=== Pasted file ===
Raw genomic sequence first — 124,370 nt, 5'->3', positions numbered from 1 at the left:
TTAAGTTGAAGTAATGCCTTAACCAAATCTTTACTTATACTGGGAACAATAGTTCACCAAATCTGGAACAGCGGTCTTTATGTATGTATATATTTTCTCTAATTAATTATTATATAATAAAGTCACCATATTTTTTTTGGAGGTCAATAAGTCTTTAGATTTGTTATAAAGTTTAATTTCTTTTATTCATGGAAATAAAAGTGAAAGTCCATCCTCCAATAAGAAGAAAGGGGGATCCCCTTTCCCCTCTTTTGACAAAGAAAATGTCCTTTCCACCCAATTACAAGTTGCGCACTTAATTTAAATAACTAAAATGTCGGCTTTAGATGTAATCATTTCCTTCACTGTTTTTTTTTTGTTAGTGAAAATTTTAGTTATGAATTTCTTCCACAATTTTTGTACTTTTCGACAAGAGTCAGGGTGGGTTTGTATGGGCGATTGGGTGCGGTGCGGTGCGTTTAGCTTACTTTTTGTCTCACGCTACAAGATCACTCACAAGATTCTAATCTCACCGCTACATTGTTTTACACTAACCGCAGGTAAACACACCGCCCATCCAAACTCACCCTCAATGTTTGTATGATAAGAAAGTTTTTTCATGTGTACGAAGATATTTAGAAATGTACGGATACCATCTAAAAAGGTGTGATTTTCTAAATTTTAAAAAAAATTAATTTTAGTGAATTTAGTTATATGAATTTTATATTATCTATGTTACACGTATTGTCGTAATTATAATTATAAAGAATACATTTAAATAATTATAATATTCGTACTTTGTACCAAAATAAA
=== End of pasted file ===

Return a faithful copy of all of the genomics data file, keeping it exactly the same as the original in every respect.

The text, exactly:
Raw genomic sequence first — 124,370 nt, 5'->3', positions numbered from 1 at the left:
TTAAGTTGAAGTAATGCCTTAACCAAATCTTTACTTATACTGGGAACAATAGTTCACCAAATCTGGAACAGCGGTCTTTATGTATGTATATATTTTCTCTAATTAATTATTATATAATAAAGTCACCATATTTTTTTTGGAGGTCAATAAGTCTTTAGATTTGTTATAAAGTTTAATTTCTTTTATTCATGGAAATAAAAGTGAAAGTCCATCCTCCAATAAGAAGAAAGGGGGATCCCCTTTCCCCTCTTTTGACAAAGAAAATGTCCTTTCCACCCAATTACAAGTTGCGCACTTAATTTAAATAACTAAAATGTCGGCTTTAGATGTAATCATTTCCTTCACTGTTTTTTTTTTGTTAGTGAAAATTTTAGTTATGAATTTCTTCCACAATTTTTGTACTTTTCGACAAGAGTCAGGGTGGGTTTGTATGGGCGATTGGGTGCGGTGCGGTGCGTTTAGCTTACTTTTTGTCTCACGCTACAAGATCACTCACAAGATTCTAATCTCACCGCTACATTGTTTTACACTAACCGCAGGTAAACACACCGCCCATCCAAACTCACCCTCAATGTTTGTATGATAAGAAAGTTTTTTCATGTGTACGAAGATATTTAGAAATGTACGGATACCATCTAAAAAGGTGTGATTTTCTAAATTTTAAAAAAAATTAATTTTAGTGAATTTAGTTATATGAATTTTATATTATCTATGTTACACGTATTGTCGTAATTATAATTATAAAGAATACATTTAAATAATTATAATATTCGTACTTTGTACCAAAATAAA